Join us on a literary world trip!
Add this book to bookshelf
Grey
Write a new comment Default profile 50px
Grey
Subscribe to read the full book or read the first pages for free!
All characters reduced
Heart - The Inside Story of Our Body's Most Heroic Organ - cover

Heart - The Inside Story of Our Body's Most Heroic Organ

Johannes Hinrich von Borstel

Publisher: Greystone Books

  • 0
  • 1
  • 0

Summary

“Describes the physiology behind the normal function of the heart with gusto and humor . . . well informed and accessible . . . a necessary book.” —Readings   In this lively and informative exploration of all aspects of the heart, Johannes Hinrich von Borstel offers a perfect mix of medical fact and amusing anecdote. A doctor, prospective cardiologist, and former paramedic—as well as a successful science-slammer—von Borstel relates his own experiences to provide a personal insight into the human side of heart medicine, while clearly explaining the science behind cardiac disease and healthcare for the heart. His many tips on how to give your ticker the best chance of enduring for as long as possible include one that will certainly be close to many people’s hearts: have more sex! Oh, and eat more vegetables.   “Whether your heart is healthy or not, everyone should read this book, because the author has truly put his heart and soul into it.” —Shelf Life   “While von Borstel cautions against these excesses, his youthful enthusiasm and gusto for his subject makes for a lively read.” —The Sydney Morning Herald   “An eminently readable book which strikes a very good balance between information and anecdote . . . should be of interest to anyone who wants to know what goes on ‘under the hood’ as it were, regardless of your level of anatomical understanding . . . this is a marvelous book.” —Yinspire

Other books that might interest you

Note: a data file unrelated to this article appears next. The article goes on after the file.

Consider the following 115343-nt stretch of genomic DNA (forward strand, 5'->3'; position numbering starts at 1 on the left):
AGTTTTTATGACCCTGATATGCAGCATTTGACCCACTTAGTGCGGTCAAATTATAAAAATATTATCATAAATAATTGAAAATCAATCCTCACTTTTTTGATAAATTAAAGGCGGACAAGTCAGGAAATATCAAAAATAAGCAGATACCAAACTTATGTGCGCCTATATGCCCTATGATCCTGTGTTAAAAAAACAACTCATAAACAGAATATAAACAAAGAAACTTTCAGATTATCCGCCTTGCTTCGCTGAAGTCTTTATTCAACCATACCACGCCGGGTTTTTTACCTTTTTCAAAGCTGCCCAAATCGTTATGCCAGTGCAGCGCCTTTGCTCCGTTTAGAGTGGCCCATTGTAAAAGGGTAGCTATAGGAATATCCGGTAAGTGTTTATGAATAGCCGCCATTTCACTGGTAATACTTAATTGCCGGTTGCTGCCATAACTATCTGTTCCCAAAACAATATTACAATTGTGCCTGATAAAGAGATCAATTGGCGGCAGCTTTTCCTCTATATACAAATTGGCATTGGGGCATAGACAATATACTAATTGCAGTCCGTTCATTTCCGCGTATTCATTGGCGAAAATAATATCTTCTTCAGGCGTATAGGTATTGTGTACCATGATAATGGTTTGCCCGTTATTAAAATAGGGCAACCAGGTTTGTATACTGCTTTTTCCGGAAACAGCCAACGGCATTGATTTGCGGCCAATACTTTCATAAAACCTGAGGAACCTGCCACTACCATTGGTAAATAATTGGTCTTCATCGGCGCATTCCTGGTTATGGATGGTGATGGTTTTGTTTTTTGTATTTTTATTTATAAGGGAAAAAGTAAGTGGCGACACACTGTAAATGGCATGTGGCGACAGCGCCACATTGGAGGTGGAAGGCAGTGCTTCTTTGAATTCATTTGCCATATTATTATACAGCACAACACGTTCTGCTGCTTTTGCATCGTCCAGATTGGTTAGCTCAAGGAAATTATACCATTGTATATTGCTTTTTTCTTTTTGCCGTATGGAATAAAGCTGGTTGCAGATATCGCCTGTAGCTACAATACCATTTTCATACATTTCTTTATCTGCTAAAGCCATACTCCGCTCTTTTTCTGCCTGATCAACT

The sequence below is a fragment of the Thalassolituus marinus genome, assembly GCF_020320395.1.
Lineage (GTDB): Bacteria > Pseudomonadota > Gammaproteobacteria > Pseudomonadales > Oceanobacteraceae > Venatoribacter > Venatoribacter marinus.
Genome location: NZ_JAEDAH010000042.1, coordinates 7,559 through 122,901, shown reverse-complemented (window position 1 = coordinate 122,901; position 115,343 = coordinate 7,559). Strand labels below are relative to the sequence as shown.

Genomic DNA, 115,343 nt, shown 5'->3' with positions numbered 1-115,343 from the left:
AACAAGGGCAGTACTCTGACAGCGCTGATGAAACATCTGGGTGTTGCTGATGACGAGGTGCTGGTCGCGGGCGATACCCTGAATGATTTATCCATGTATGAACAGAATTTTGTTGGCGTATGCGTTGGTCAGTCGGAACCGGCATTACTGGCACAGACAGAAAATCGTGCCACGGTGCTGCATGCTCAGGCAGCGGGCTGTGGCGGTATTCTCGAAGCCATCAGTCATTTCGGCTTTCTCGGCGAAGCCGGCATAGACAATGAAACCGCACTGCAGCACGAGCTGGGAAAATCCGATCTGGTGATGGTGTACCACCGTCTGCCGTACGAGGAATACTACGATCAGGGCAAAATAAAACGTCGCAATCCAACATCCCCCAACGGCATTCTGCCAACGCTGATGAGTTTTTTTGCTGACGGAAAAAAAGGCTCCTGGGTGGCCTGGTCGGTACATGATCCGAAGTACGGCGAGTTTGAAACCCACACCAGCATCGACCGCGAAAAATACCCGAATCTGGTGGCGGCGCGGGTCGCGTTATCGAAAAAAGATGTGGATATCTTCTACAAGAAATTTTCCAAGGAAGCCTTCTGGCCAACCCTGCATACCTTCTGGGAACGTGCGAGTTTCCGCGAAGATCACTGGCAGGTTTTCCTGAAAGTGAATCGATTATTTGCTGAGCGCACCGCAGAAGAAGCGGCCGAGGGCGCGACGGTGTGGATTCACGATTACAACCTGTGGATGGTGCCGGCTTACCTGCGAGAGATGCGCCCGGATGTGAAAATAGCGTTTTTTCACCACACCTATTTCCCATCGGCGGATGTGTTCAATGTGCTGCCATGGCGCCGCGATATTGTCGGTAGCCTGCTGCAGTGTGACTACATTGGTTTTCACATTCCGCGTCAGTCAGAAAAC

• Artifact - cover

    Artifact

    Arlene Heyman

    • 0
    • 2
    • 1
    “Thrilling . . . Like all the best literature, Artifact leaves you feeling as if you've been through a major life experience and you're stronger for it.” - Sandra Newman, author of The Heavens 
     
    A sweeping debut novel about love, sex, motherhood, and ambition that follows a gifted and subversive scientist's struggle to reach beyond cultural constraints for the life she wants.  
      
    From practicing psychiatrist and critically acclaimed author of Scary Old Sex (“the kind of bliss that lifts right off the page” -Dwight Garner, NYT), Artifact is the dazzling, half-century-spanning story of biologist Lottie Kristin. Born in Michigan in the early 1940s to a taciturn mother and embittered father, Lottie is independent from the start, fascinated with the mysteries of nature and the human body. By age sixteen, she and her sweetheart, cheerful high school sports hero Charlie Hart, have been through a devastatingly traumatic pregnancy. When an injury ends Charlie's football career four years later, the two move to Texas hoping for a fresh start.  
      
    There, torn between the vitality of the antiwar movement and her family's traditional values, Lottie discovers the joys of motherhood, and reconnects with her interest in biology and experimentation, taking a job as a lab technician. While Charlie's depression pervades their home, Lottie's instinct is toward life; though every step is a struggle, she opts for single motherhood, graduate school, a career, and eventually, a marriage that makes space for all that she is.  
      
    Bravely and wisely written, Artifact is an intimate and propulsive portrait of a whole woman, a celebration of her refusal to be defined by others' imaginations, and a meditation on the glorious chaos of biological life.
    Show book
  • The Tribe of Tiger - Cats and Their Culture - cover

    The Tribe of Tiger - Cats and...

    Elizabeth Marshall Thomas

    • 0
    • 3
    • 0
    From the majestic Bengal tiger to the domesticated Siamese comes a meditation on cats from the bestselling author of The Hidden Life of Dogs and The Social Lives of Dogs  From as far back in time as the disappearance of the dinosaurs, cats have occupied an important place in our evolutionary, social, and cultural history. The family of the cat is as diverse as it is widespread, ranging from the lions, tigers, and pumas of the African and Asian wilds to the domesticated cats of our homes, zoos, and circuses.   When she witnesses her housecat, Rajah, effortlessly scare off two fully-grown deer, acclaimed anthropologist Elizabeth Marshall Thomas starts studying the links that bind the feline family together. Immersing herself in the subtle differences of their social orders, feeding behaviors, and means of communication, Thomas explores the nature of the cat, both wild and domestic, and the resilient streak that has ensured its survival over thousands of years.
    Show book